Sahara

( 3 )

Overview

Humphrey Bogart considered this World War II action epic from director Zoltan Korda one of his finest films. Sergeant Joe Gunn Bogart is the commander of an American M-3 tank crew allied to the British Eighth Army, which is defeated by the Germans at Tobruk. Joining the scattered retreat across the Libyan desert, Gunn and his two remaining men, Jimmy Doyle Dan Duryea and Waco Hoyt Bruce Bennett search for water. Instead the tank crew finds an international mix of stragglers, including an officer doctor Richard ...
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Overview

Humphrey Bogart considered this World War II action epic from director Zoltan Korda one of his finest films. Sergeant Joe Gunn Bogart is the commander of an American M-3 tank crew allied to the British Eighth Army, which is defeated by the Germans at Tobruk. Joining the scattered retreat across the Libyan desert, Gunn and his two remaining men, Jimmy Doyle Dan Duryea and Waco Hoyt Bruce Bennett search for water. Instead the tank crew finds an international mix of stragglers, including an officer doctor Richard Nugent with several soldiers and a British Sudanese sergeant, Tambul Rex Ingram, with his Italian prisoner of war J. Carrol Naish. The rag-tag column shoots down an attacking plane and takes its German pilot Kurt Kreuger as a second captive, although a soldier, Fred Clarkson Lloyd Bridges is killed in the fighting. After one well turns out to be dry, the troupe finally reaches an abandoned mosque with a well that provides a trickle of water. Two more prisoners are taken while scouting the area and reveal that an entire German battalion is en route to the same well. Gunn misleads them into believing that there is plenty of water to go around, sets them free to report back to their superiors, and then persuades his fellow Allies to help him fight the enemy force that's en route, even though they are staggeringly outnumbered. A betrayal, an escaped prisoner, and bloody skirmishes follow in short order as Hoyt goes in search of help while Gunn and his compatriots attempt to crush the German battalion. Sahara 1943 inspired several subsequent action films, most notably Last of the Comanches 1952, and was remade as a 1995 cable television movie.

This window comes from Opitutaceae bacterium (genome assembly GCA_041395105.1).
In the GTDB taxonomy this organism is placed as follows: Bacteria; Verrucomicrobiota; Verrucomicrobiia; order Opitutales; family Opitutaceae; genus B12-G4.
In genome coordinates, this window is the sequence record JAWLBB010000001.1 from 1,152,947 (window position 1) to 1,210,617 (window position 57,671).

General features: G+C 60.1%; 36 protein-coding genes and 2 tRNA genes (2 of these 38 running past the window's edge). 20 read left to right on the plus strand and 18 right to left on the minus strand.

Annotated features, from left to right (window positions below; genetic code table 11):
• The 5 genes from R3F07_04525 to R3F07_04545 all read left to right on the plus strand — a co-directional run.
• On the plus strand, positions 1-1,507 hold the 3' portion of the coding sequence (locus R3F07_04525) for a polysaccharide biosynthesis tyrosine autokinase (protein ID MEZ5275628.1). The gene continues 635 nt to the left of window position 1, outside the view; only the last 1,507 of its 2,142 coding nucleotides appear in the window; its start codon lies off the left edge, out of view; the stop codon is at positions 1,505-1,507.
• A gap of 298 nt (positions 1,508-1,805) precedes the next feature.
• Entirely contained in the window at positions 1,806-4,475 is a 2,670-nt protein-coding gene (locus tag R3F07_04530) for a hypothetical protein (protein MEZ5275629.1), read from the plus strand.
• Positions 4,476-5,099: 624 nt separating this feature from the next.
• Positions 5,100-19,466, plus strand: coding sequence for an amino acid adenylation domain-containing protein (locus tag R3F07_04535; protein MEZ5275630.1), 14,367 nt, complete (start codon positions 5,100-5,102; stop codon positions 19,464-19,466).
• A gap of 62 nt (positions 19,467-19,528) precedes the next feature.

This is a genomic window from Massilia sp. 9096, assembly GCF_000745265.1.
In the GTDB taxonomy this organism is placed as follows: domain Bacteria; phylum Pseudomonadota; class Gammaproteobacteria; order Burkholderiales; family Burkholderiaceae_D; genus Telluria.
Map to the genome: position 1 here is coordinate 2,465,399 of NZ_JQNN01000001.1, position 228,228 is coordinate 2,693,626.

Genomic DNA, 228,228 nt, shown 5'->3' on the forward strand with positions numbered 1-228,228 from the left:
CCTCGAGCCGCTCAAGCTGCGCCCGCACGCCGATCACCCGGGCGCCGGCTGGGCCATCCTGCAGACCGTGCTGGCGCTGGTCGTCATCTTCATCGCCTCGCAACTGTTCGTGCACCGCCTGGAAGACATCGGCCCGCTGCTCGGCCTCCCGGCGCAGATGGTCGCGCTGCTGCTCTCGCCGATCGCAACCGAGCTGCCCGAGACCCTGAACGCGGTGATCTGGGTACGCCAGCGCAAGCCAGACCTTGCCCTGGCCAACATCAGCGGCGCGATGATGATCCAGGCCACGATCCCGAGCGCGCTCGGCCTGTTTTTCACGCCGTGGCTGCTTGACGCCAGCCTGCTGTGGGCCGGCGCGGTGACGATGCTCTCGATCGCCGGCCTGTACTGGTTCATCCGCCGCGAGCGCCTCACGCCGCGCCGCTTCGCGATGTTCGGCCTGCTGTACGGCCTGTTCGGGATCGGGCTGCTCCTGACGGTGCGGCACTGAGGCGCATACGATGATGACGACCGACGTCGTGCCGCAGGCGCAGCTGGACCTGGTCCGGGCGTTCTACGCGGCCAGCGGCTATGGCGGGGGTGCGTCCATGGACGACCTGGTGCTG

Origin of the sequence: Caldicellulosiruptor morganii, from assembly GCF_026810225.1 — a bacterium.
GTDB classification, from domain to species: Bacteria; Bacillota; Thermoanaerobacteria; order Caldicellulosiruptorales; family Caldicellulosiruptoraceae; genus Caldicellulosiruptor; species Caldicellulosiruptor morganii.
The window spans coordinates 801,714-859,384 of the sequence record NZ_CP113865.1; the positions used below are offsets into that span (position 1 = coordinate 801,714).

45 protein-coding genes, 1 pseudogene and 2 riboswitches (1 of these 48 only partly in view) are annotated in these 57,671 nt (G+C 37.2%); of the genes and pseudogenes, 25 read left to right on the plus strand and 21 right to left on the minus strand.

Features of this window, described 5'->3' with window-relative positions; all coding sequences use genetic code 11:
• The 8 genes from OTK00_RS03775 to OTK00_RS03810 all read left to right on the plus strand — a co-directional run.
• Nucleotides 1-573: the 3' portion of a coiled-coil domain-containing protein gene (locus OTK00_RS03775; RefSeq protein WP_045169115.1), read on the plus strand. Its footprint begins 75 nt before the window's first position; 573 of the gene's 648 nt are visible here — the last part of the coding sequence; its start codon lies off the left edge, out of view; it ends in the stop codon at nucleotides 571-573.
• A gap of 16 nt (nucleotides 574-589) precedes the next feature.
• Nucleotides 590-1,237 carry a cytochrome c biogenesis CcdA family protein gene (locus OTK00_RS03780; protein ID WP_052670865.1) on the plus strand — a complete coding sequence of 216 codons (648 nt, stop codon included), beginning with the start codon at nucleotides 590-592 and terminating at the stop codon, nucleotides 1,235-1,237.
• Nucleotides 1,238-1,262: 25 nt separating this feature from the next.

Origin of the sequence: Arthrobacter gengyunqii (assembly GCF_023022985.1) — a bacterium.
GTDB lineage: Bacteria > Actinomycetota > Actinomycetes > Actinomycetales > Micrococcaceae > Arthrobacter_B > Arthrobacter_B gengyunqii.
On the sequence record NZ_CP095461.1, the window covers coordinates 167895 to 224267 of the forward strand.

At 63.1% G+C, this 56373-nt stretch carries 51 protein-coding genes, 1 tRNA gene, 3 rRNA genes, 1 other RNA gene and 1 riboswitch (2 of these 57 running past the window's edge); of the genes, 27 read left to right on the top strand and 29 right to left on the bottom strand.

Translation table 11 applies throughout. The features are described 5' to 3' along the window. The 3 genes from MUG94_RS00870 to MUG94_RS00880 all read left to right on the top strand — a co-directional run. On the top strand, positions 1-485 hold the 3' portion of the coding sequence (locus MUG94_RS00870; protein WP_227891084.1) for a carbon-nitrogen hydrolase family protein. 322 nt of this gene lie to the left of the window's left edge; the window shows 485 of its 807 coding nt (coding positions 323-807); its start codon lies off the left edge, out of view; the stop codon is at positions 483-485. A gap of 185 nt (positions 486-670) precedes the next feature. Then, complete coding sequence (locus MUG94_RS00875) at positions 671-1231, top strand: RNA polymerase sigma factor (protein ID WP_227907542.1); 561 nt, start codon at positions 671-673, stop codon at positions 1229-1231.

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Editorial Reviews

All Movie Guide - Bruce Eder